A thin layer of material placed between two surfaces or joints to make a tight seal.
A good gasket has the following properties:
- good compressibility
- good face adaptability
- good recovery
- limited relaxation
- chemical resistance
- temperature resistance
Depending on the application there are other properties that may be important, such as:
- good shelf life
- electrical isolation
- Butyl rubber - good sealing for gases, poor resistance to oils and fuels.
- Carbon Fibre - good thermla conductivity and high temperature capable. Can be used in pH 0-14. Not suitable in oxidizing environments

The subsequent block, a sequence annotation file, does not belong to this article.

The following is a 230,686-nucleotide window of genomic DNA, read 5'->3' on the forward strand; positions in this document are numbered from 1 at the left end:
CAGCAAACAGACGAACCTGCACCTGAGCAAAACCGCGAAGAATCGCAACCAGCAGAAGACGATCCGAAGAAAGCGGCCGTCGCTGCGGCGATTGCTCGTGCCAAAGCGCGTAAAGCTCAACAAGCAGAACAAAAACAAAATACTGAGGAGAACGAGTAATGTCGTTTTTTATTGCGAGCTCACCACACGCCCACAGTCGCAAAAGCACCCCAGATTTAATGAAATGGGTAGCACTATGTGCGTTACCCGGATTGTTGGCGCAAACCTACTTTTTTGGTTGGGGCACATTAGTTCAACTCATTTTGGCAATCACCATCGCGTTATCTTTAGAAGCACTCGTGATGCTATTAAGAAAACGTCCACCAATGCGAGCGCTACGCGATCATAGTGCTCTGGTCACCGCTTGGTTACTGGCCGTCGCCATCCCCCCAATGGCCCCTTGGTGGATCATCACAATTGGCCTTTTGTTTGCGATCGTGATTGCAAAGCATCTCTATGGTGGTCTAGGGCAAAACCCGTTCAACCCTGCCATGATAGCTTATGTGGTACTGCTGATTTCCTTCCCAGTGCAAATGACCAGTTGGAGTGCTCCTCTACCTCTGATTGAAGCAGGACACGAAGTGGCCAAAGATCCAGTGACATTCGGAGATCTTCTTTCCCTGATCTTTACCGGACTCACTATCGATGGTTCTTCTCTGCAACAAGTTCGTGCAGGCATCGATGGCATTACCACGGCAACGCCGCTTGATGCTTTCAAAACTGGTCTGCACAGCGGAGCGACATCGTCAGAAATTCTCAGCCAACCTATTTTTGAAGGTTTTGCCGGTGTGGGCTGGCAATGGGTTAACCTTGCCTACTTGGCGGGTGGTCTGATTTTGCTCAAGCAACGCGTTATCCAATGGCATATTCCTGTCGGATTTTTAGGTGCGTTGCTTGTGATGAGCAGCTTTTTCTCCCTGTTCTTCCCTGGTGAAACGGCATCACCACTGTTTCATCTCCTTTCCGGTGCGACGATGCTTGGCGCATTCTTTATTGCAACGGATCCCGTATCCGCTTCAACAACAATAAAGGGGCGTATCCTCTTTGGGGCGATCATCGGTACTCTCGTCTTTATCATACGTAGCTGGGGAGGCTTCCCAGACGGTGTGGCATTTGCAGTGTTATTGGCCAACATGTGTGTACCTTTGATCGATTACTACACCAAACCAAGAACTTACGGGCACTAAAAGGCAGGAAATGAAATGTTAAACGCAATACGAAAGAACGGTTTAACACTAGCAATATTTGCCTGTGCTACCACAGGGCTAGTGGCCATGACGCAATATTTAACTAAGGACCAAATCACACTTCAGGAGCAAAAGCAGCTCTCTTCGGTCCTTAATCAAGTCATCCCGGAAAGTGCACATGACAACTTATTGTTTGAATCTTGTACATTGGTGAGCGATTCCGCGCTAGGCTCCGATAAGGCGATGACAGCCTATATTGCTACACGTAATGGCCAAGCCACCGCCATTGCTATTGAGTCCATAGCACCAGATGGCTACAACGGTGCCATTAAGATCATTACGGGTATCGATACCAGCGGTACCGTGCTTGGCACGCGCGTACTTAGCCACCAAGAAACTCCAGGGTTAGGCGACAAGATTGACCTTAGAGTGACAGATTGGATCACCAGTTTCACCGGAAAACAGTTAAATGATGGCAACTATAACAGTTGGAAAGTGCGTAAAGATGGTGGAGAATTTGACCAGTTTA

- Cork - compresses easily with negligible lateral flow, relatively inert but lacks flexibility and strength
- Flexible graphite - wide chemical resistance and suitable for oxidizing environments
- Mica - highly flexible and elastic with excellent thermal and chemical resistance
- Natural rubber - excellent recovery and good resistance to most inorganic salts, mild acids and alkalis. Not suitable for use where there are oils, solvents, ozone, oxygen or sunlight.
- Neoprene - excellent where there are oils, ozone and weathering, ok with moderate acids, alkalis, salts, petrol, solvents, oils and fuels.
- Nitrile - better chemical and temperature resistance compared to Neoprene.
- PTFE - excellent chemical resistance, anti-stick and dielectric property. High compressibility, but prone to relaxation and creep
- Silicone - excellent temperature properties, not affected by ozone or sunlight. Not suitable with hydrocarbons or steam
Subjects: Mechanical Engineering